I’m disappointed that these games don’t deal with their themes in a mature and interesting way, but I’m actually hopeful for the future. It takes time for artists to learn how to use a medium seriously and artistically. Novels, television, and movies all began as sheer mindless escapism. Today, well, today they’re only 95% mindless escapism, and the other 5% is emotionally rich, intelligent, and inspiring.

Army of Two addresses a serious issue that could be explored in a video game. The use of mercenaries in Iraq (and in New Orleans after Katrina) brings up a number of complicated issues. America wants a lean, all volunteer military that can fight multiple wars at once. That’s not possible without the use of military contractors. Well-written narrative could draw extensively from reality and provide in-game context that could teach players about global issues. The stories of PMCs going wild and randomly killing civilians could also be in the game—not as a playable mission, but as part of the story. A level that was relatively easy at the beginning of the game could be much more difficult later because the brutality of PMCs has enraged the public. Finally, while contractors are paid enormous salaries and are far better equipped than enlisted soldiers, their contracts practically place them in serfdom. They have no long term medical coverage if injured, their families receive no compensation if they die in action, and Blackwater can actually sue the families of deceased for a number of reasons. This too could be in the game, presenting a somber note to the Game Over screen.

Manhunt fictionalizes an even more incredible set of topics. From the IGN review, “[Manhunt 2] appears slightly influenced by The Manchurian Candidate as well as fellow titles like The Suffering. While I won’t give away any plot spoilers, the story covers everything from mind control and personality manipulation to secret medical projects, mental flashbacks and internal behavioral struggles. Mind control, personality manipulation, and secret medical projects are a real part of American history. From the 1950s until the 1970s, the CIA ran a top-secret project called MKULTRA. Doctors around the US, and DR. Ewen Cameron at Montreal’s McGill University subjected patients to hypnosis and the most horrifying treatment trying to discern ways to destroy and rebuild the human mind. Their discoveries are in use today as “extreme interrogation methods.” Why fictionalize this? Manhunt 2 could have been about a victim of these CIA experiments searching for revenge. The protagonist’s story could have been fiction, but it could have taken place within a historically accurate context.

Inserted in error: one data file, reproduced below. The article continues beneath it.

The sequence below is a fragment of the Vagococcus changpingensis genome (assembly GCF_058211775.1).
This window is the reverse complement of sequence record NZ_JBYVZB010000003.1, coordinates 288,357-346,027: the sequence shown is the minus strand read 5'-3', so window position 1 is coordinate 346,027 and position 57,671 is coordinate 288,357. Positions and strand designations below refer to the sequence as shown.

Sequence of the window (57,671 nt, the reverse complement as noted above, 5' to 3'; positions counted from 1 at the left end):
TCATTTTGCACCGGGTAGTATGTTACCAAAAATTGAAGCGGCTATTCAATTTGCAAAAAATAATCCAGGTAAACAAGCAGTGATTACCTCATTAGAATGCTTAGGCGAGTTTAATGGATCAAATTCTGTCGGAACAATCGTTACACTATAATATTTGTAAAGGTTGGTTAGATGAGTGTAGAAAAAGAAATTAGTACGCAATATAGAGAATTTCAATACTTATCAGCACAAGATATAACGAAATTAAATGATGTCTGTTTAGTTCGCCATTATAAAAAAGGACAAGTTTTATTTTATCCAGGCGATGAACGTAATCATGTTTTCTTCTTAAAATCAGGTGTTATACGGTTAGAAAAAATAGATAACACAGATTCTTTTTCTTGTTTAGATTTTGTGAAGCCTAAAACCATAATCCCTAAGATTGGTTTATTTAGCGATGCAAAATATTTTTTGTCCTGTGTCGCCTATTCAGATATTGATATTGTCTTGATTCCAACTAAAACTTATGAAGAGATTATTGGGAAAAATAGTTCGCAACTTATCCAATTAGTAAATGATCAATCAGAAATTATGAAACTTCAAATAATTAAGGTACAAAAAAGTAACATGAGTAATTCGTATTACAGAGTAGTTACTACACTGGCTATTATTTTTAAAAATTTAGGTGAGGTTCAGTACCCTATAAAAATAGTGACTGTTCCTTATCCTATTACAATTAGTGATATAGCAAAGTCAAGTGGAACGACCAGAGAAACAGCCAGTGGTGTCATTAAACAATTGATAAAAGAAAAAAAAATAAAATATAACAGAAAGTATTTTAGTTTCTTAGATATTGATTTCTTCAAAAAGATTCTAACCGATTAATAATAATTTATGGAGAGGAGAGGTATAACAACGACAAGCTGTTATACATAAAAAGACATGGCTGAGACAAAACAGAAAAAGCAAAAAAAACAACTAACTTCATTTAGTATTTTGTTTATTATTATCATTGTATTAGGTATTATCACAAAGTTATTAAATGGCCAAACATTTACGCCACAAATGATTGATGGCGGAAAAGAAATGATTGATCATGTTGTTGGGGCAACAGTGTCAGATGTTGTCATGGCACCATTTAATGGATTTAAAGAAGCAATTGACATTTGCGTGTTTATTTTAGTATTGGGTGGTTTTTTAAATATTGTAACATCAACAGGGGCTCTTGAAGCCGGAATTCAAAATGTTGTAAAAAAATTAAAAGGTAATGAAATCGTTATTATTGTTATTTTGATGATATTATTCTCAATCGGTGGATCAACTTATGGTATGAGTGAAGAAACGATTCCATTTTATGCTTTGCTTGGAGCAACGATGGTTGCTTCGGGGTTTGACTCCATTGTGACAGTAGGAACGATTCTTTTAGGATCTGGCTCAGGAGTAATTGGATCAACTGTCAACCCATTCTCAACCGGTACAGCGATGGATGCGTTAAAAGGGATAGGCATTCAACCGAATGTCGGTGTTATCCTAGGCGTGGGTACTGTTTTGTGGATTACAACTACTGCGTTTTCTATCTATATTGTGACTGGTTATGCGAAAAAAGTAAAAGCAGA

It is good that we are starting to see realistic violence in videogames too, instead of the usual muscle-bound mega hero mowing down robotic villains. I think America’s Army is a deranged piece of propaganda that teaches children the Army is essentially an extreme sport and it’s in-game deaths are clean as shooting clay pigeons. “They’re just filthy terrorists son; they don’t even bleed like us.” Making violence seem painless is dishonest and degrading.

The French film Irreversible has the most brutal rape scene I’ve ever seen, but it does not use it to merely titillate the audience. The grotesque savagery of this excruciatingly long scene (a nine minute continuous shot) can forever change how the viewer thinks about violence on and off screen. It makes rape change, in the viewers mind, from a terrible concept, to a visceral abomination and creates a memory that is recalled every time one hears of the crime in real life. The movie also does a brilliant job exploring an example “what drives a man to madness and to what extremes he will go to discover the truth.”

I disagree with the perspective of one IGN reviewer who wrote, “The first [Manhunt] was spectacular because of its brutality and its over the top nature. When you have a character that walks around with a pig’s head on and his genitals hanging out on top of the bloody or violent kills, you’ve got something that is literally ground breaking.” That’s not groundbreaking; it’s the continuation of a tired trend.